With over 10 years of experience, the IISD Global Subsidies Initiative (GSI) is widely recognized as world-class leader in the quantification, evaluation and reform of subsidies.
Governments around the world spend at least a trillion dollars a year on subsidies to exploit the world's natural resources. But faced with increasing fiscal constraints, and concerned about making their economies cleaner, more inclusive and stable, governments are under increasing pressure to change course.
GSI works closely with governments to help them move away from subsidies that hinder sustainability. The goal is to encourage individual governments to undertake unilateral reforms on subsidy policy where these would deliver clear economic, environmental and social benefits. GSI also aims to generate a consensus in the World Trade Organization and in other forums on the need to take resolute, ongoing and systematic action to reduce or eliminate subsidies that are trade-distorting and undermine sustainable development.
Case Study: What is the true cost of coal in Central Java?
PLN expects to expand coal power capacity in Central Java, which is in the centre of Indonesia's economic corridor. But are PLN plans realistic and what will this cost—not just the cost to rate-payers, but also in terms of impacts on climate change and air pollution? Are there alternatives to these developments?Read More
A Guidebook to Reviews of Fossil Fuel Subsidies: From self-reports to peer learning
This guidebook provides a step-by-step approach to government reviews of fossil fuel subsidies. The guidebook covers the design of reviews, identification, measurement and evaluation of subsidies, via country case studies and practical tools, as a first step towards transparency and reform.Read More
Kerosene to Solar Swap Policy Brief 3: Sustainable Lighting Solutions for Rural Homes in India
This policy brief analyzes the current policy environment governing kerosene and off-grid solar use. It sets out a suite of detailed policy interventions that can be implemented to achieve a systemic transition from kerosene to solar for lighting in rural India.Read More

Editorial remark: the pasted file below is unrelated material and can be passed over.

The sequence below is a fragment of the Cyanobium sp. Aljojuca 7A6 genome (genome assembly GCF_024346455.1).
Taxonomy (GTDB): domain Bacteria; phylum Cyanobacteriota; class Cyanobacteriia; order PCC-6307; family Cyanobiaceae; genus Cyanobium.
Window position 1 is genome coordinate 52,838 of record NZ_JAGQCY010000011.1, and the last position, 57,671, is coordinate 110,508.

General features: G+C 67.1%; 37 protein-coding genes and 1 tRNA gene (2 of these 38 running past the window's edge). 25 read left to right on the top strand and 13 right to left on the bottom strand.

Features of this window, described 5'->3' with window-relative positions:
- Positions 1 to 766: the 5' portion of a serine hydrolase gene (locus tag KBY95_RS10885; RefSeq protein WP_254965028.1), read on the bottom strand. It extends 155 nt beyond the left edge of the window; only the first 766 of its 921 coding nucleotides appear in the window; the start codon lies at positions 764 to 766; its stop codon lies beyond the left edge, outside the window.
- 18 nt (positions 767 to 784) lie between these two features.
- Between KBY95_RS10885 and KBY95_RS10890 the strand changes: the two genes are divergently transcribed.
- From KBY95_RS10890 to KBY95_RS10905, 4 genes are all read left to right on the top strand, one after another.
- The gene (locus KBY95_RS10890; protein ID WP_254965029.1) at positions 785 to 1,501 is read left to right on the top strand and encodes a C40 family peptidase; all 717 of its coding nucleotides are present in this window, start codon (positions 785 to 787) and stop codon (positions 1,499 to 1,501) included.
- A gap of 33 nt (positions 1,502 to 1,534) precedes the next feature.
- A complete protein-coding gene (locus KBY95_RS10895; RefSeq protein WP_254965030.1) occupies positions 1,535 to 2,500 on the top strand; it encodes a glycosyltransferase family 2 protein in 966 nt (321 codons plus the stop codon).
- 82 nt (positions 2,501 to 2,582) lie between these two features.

Kerosene to Solar Swap Policy Brief 2: Building a Market for Off Grid Solar Lighting
This policy brief looks at the current market situation for off-grid solar technologies in India and the current barriers to an enabling business environment for solar.Read More
Kerosene to Solar Swap Policy Brief 1: Kerosene Subsidies in India: The status quo, challenges and the emerging path to reform
This policy brief examines the current system of kerosene subsidies in India, looking at key issues and the impact subsidies have on the distribution of clean, off-grid solar lighting solutions.Read More
Can Trade Help Deliver the Paris Agreement? Lessons learned from the G20
This year’s G20 Summit in Hamburg, Germany, saw long and heated discussion on the urgency of delivering the Paris Agreement.Read More
From C20 to the G20: What we need on carbon pricing and fossil fuel subsidy reform
IISD’s Global Subsidies Initiative presented at a side event on June 18 at the C20 Summit, a gathering that facilitated exchanges among civil society from G20 countries on the upcoming G20 Summit agenda and beyond.Read More
At the Crossroads: Balancing the financial and social costs of coal transition in China
The global decline of the coal industry has led to job losses and mine closures. As Shanxi in China considers how to create new employment in a coal dependent region we review international experience of the tranistion away from coal.Read More
The True Cost of Coal and Renewables in Indonesia
Indonesia is facing an energy crunch as demand for electricity rises across the country. The country is one of the world’s largest coal producers, and is developing plans for an additional 35 gigawatts (GW) of new coal-fired power stations. Proponents of the development claim that coal is the cheapest source of energy available. Is this really true?Read More
Financial Supports for Coal and Renewables in Indonesia
This report shows that the “true cost” of coal, including subsidies and externalities such as GHG emissions and air pollution, is considerably greater than the cost of renewable energy in Indonesia.Read More